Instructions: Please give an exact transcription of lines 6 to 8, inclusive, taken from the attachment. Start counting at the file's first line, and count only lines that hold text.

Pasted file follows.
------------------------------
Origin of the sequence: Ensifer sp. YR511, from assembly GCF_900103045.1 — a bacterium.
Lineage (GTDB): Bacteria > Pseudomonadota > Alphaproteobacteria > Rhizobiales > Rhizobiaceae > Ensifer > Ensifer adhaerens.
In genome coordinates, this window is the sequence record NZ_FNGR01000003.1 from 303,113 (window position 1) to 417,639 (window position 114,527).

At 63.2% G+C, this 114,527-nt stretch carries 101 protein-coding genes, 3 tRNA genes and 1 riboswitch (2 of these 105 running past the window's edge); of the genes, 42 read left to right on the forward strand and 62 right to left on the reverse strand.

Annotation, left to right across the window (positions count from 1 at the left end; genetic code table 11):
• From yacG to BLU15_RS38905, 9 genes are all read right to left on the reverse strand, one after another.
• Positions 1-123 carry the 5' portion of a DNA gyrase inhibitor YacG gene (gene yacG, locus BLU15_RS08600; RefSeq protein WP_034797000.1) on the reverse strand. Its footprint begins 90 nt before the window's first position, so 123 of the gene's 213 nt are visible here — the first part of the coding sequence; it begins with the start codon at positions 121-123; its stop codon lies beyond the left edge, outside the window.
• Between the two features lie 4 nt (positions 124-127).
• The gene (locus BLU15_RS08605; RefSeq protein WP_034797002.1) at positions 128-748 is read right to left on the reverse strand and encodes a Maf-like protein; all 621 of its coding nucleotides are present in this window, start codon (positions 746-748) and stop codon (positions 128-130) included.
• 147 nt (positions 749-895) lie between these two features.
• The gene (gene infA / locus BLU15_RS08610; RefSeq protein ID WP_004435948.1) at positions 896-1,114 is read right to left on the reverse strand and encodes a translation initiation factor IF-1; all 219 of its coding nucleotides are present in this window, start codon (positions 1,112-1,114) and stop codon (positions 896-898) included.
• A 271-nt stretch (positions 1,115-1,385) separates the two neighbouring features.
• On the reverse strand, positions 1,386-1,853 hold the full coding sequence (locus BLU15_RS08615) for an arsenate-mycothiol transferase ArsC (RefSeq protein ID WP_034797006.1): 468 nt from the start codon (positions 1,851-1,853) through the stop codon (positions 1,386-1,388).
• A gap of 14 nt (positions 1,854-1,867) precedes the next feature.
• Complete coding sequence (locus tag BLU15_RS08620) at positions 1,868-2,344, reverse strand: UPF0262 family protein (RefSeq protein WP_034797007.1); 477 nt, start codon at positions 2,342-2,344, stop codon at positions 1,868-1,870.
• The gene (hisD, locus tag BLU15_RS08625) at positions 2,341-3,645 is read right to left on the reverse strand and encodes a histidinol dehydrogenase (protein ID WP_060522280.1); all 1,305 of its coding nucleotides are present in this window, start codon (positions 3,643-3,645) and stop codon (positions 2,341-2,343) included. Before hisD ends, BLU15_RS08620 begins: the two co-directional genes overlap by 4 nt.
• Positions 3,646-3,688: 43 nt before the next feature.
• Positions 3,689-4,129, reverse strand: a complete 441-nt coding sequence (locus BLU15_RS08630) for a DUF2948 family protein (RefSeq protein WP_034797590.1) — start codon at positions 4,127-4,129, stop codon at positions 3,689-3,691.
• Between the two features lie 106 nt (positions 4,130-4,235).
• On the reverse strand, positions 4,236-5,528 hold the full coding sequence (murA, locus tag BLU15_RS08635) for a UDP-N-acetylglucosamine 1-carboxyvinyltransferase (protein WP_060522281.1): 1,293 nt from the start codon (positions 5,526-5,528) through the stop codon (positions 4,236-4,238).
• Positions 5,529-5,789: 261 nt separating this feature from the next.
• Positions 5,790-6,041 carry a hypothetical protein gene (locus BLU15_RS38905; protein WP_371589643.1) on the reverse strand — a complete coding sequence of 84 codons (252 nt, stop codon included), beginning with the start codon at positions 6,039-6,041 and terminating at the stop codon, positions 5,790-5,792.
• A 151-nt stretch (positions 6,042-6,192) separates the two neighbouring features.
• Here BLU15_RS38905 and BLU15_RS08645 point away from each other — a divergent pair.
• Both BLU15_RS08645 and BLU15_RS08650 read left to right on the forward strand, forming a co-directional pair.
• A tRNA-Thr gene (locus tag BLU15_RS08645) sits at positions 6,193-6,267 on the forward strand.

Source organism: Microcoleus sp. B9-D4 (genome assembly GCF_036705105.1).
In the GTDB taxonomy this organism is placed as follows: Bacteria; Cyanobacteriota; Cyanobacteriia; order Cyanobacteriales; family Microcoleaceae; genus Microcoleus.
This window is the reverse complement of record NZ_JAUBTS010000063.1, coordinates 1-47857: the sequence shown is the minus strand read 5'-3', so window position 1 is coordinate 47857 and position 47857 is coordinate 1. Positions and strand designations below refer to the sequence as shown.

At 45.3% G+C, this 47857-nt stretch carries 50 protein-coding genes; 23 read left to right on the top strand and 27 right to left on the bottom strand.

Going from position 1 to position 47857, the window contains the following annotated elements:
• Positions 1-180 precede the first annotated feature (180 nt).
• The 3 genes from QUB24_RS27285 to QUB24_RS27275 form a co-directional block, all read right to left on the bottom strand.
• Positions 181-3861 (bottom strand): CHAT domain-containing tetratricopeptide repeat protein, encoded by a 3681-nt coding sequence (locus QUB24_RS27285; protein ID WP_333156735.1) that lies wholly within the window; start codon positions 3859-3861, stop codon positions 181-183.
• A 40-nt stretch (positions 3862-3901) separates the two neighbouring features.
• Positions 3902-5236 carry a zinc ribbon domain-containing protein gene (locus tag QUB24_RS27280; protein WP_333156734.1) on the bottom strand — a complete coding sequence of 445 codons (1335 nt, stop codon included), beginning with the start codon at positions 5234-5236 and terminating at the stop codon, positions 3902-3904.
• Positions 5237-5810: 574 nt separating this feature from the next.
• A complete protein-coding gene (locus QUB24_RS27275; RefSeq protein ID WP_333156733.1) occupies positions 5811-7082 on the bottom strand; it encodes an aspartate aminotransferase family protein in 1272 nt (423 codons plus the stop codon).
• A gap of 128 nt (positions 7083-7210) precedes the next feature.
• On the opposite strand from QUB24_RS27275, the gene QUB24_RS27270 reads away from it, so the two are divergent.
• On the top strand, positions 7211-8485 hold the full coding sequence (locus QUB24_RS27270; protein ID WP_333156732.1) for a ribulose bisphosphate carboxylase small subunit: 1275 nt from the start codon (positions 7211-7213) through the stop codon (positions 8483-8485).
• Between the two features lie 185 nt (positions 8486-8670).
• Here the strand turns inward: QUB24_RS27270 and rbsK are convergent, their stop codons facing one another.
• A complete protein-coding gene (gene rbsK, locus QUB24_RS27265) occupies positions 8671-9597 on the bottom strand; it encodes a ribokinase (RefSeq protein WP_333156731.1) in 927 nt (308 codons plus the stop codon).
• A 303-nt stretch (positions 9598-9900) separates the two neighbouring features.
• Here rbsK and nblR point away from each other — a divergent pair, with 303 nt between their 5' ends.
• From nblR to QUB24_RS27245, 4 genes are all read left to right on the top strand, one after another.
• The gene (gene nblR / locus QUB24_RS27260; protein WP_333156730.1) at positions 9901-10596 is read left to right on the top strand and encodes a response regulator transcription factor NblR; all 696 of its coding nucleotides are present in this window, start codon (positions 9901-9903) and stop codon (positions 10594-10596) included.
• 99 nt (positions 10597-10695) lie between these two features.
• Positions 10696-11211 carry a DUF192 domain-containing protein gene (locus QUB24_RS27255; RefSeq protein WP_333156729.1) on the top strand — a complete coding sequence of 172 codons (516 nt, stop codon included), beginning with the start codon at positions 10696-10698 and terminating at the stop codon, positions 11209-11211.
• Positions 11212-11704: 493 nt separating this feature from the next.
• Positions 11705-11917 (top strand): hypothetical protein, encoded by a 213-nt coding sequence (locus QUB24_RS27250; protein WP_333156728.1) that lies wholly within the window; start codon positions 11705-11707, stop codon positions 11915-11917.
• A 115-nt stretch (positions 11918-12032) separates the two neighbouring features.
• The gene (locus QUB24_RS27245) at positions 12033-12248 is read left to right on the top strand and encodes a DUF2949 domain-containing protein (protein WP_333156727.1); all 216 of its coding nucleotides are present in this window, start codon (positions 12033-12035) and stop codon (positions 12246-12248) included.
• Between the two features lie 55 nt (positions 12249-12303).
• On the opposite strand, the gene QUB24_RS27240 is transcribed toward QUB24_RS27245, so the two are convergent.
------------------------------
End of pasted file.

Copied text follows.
• From yacG to BLU15_RS38905, 9 genes are all read right to left on the reverse strand, one after another.
• Positions 1-123 carry the 5' portion of a DNA gyrase inhibitor YacG gene (gene yacG, locus BLU15_RS08600; RefSeq protein WP_034797000.1) on the reverse strand. Its footprint begins 90 nt before the window's first position, so 123 of the gene's 213 nt are visible here — the first part of the coding sequence; it begins with the start codon at positions 121-123; its stop codon lies beyond the left edge, outside the window.
• Between the two features lie 4 nt (positions 124-127).